National Toy Hall of Fame Releases 2018 Finalists

ROCHESTER – The National Toy Hall of Fame has released its 12 final candidates for induction in 2018.
This year’s grouping is a list of classic toys from early America, anceint Egypt, such as sleds, and more recent classics such as He Man and The Masters of The Universe.
The finalists include Tickle Me Elmo, which dominated the 1996 Christmas shopping season and found its way under many Christmas Trees. It was invented by Ron Dubren and Greg Hyman. Tickle Me Elmo would laugh when tickled and was the top-selling toy of 1996 overall.
The classic children’s board game Chutes and Ladders has also made the final list. Based an a 19th Century game, Chutes and Ladders was first produced and sold by Milton Bradley in 1943.
Also on the list are He Man and The Masters of the Universe action figures. The toys are based on the comic books, movie and the very popular cartoon which aired from 1983 through 1985. The brand has expanded to include clothing, pillows, sleeping bags and more.
Fisher-Price Corn Popper, a noisy classic since 1957, is also listed as a finalist. The Fisher-Price product helped younger children develop gross motor skills and the noisy bouncing “popcorn” stimulated vision and hearing senses.
Tudor Electric Football, which was copied by other companies as it gained popularity, is a finalist and is celebrating its 70th anniversary. The classic football game reached its popularity peak in the 1960s but still has a strong following to this day. Tudor was able to dominate the electric football market by landing an official licensing agreement with NFL teams.
Perhaps the most simple and basic toy on the list is chalk. Chalk became popular for street art in Europe in the 1500s and this lead to the marketing of sidewalk chalk.
American Girl dolls are a more recent classic, created in 1986, and cross-marketed with a popular series of books. Each doll has its own story and fits into a distinct time period in American History.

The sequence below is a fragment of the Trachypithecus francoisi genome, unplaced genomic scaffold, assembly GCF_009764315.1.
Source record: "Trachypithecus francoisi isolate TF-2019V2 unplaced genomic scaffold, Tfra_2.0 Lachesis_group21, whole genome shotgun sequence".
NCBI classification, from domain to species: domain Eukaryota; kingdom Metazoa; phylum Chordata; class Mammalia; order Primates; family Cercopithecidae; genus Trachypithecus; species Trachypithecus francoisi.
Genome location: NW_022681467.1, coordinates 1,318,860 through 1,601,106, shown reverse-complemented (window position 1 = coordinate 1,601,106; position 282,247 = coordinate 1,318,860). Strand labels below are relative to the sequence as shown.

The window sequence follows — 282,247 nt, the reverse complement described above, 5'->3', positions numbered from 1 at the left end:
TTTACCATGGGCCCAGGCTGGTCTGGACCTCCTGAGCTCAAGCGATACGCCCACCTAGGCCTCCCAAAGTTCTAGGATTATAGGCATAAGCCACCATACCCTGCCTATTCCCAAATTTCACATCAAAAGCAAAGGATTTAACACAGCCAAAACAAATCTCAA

Perhaps the oldest toy to make the list, rivaled for age by the chalk entry, is the sled. Sleds were first designed as tools, but people discovered the fun of cruising downhill on a steel runner sled and the sales boom was on. Perhaps the most famous sleds, the Flexible Flyer, were marketed in the early 1900s and can still be seen gliding down hills every winter.
Uno, a card game created in 1971, remains a top seller, especially with the marketing of such variants as Elvis Uno and Dr. Who Uno. Another reason for the continued popularity, officials noted, is the easy rules and quick action of the game.
Next on the list is a 72-year-old fortune-teller the Magic 8 Ball. Introduced in 1946, the Magic 8 Ball offers 20 answers to basic questions and has sold in the millions.
Pinball machines, which date back to 18th Century France in one form or another, grew in popularity across the nation until they were considered a staple of bars, pubs, restaurants, barber shops and gas stations. As technology expanded, the pin ball machine became even more popular with offerings of sounds and lights.
Maybe the most classic toy included this year is the ancient Tic-Tac-Toe which was the one of the first games ever programmed into a computer, making it a grandparent of the modern video game. In various forms, the game dates back to ancient Egypt.

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